The United States of America will further increase existing tariffs on $250 billion worth of Chinese imports from 25% to 30%, with another $300 billion in goods threatened to see a similar fate. The move comes as the country's volatile president Donald Trump goes on a Twitter rampage accusing China of stealing money and "orders" US firms to sever ties with China.
The 5% hike on the first batch of imports is slated to take effect from October 1, while Trump says he may add another 5% to a planned 10% tariff on the remaining $300 billion of Chinese goods that is set to kick in September 1.
The move came after the Chinese finance ministry announced Friday it would enforce additional tariffs of 10% and 5% on $75 billion worth of US goods in two batches, starting September 1 and December 15. Beijing said it was "forced to take countermeasures" in response to the US government's move to impose the 10% tariff on $300 billion of Chinese imports that were to take place from the two dates.
The Chinese ministry said the US had continuously escalated Sino-US economic and trade frictions, harming the interests of both countries and global markets, as well as threatening multilateral trading systems and free trade. Urging the benefits of cooperation, the Chinese government reiterated that it was compelled to enforce tariffs as a way to deal with the US government's unilateralism and trade protectionism.
Meanwhile, Trump told US reporters Friday night that the country was having "a little spat" with China that he planned to win. "We put a lot of tariffs on China today, as you know. They put some on us, we put a lot on them. We're up to about $550 billion...they've been hitting us for many, many years for over $500 billion a year. So we want that stopped."
In a Twitter storm earlier, the US head of state expressed belief his country would thrive without trade relations with the Chinese. "We don't need China and, frankly, would be far better off without them. The vast amounts of money made and stolen by China from the US, year after year, for decades, will and must stop.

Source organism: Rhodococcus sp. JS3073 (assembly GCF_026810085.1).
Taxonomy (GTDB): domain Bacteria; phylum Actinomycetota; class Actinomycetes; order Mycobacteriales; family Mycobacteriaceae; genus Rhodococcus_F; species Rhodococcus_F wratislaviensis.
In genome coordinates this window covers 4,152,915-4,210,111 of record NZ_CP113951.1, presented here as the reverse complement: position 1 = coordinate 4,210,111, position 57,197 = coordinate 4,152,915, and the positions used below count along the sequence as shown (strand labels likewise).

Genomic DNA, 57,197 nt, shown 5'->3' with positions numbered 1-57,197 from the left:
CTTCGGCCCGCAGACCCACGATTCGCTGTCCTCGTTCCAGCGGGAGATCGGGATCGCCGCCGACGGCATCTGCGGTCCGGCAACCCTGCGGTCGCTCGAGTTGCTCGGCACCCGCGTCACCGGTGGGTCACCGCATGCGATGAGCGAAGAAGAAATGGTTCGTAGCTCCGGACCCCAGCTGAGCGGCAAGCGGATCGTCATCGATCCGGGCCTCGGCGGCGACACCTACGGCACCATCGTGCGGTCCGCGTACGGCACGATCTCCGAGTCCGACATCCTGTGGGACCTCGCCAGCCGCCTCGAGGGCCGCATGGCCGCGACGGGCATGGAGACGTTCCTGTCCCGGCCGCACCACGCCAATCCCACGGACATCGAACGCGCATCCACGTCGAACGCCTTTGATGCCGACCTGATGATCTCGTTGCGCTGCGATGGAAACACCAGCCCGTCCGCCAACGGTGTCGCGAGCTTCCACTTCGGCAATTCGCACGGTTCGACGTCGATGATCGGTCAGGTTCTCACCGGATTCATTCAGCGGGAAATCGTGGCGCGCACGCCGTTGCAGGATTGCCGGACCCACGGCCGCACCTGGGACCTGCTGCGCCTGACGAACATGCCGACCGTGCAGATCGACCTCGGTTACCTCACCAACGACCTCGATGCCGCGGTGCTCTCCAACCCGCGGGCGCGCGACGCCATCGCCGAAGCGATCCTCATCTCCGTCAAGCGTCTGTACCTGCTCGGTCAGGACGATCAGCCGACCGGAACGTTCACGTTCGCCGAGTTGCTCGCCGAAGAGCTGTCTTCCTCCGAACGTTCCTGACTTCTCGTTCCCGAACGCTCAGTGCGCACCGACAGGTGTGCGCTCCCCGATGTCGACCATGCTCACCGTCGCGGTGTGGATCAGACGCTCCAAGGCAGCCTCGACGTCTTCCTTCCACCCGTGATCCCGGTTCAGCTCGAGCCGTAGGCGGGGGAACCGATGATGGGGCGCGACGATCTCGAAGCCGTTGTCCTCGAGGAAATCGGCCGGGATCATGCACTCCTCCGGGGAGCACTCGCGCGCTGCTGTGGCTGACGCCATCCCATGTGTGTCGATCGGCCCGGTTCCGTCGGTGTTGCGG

"Our great American companies are hereby ordered to immediately start looking for an alternative to China, including bringing your companies home and making your products in the USA," he said.
The US Chamber of Commerce, however, called for all parties to work to resolve the dispute. Its executive vice president and head of international affairs, Myron Brilliant, said in a statement: "Nobody wins a trade war and the continued tit-for-tat escalation between the US and China is putting significant strain on the US economy, raising costs, undermining investment, and roiling markets. It's time to get back to the table and complete an agreement that deals with the thorny issues of tech transfer, intellectual property enforcement, market access, and the damaging global impact of subsidies."
Following Trump's move to raise tariffs, Brilliant issued another statement urging for "constructive engagement" and stressing the urgency of reaching a resolution.
Noting that the US business community had, for many years, highlighted the lack of progress in addressing China's "unfair trade practices", he said the Chamber had invested efforts in resolving these challenges through negotiation and encouraging tough action by the government.
Brilliant added: "Despite our concerns, the 40-year old trade relationship between our two countries has been for the most part productive, constructive, and mutually beneficial. US companies have been ambassadors for positive changes to the Chinese economy that continue to benefit both our people.
"We do not want to see a further deterioration of US-China relations," he said.
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